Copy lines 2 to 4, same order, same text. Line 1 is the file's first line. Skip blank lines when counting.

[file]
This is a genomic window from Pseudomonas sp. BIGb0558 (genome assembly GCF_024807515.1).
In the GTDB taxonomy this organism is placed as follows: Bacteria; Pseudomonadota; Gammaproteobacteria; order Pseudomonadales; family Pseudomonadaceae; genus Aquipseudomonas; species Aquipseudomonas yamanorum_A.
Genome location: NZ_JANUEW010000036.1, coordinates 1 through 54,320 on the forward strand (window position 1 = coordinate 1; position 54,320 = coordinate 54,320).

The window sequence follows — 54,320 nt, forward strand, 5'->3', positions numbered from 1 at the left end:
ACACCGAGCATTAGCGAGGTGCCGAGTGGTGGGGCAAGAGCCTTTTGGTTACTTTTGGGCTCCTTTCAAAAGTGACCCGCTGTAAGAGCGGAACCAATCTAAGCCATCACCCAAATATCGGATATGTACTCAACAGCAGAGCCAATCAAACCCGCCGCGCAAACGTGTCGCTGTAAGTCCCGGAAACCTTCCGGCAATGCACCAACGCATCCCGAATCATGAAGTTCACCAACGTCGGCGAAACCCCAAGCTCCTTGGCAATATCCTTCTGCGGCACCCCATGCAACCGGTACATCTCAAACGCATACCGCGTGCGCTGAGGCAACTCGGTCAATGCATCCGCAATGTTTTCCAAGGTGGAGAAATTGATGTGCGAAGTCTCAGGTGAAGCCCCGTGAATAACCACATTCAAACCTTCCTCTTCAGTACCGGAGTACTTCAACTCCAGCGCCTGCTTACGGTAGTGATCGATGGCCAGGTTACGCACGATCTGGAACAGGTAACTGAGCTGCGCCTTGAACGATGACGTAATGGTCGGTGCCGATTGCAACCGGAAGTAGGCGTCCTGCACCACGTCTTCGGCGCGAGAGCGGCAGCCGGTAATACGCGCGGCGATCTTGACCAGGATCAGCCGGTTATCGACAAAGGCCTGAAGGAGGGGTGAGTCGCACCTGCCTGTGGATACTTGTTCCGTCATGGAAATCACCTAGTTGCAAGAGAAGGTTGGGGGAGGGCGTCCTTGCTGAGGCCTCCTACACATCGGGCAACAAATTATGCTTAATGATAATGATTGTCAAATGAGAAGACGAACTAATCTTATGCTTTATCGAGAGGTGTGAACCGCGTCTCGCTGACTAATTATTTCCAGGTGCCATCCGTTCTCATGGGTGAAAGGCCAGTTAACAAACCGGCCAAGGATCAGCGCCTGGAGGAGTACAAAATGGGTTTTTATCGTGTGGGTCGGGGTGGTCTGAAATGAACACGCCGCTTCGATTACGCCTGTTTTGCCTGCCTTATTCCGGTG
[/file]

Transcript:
In the GTDB taxonomy this organism is placed as follows: Bacteria; Pseudomonadota; Gammaproteobacteria; order Pseudomonadales; family Pseudomonadaceae; genus Aquipseudomonas; species Aquipseudomonas yamanorum_A.
Genome location: NZ_JANUEW010000036.1, coordinates 1 through 54,320 on the forward strand (window position 1 = coordinate 1; position 54,320 = coordinate 54,320).

The window sequence follows — 54,320 nt, forward strand, 5'->3', positions numbered from 1 at the left end: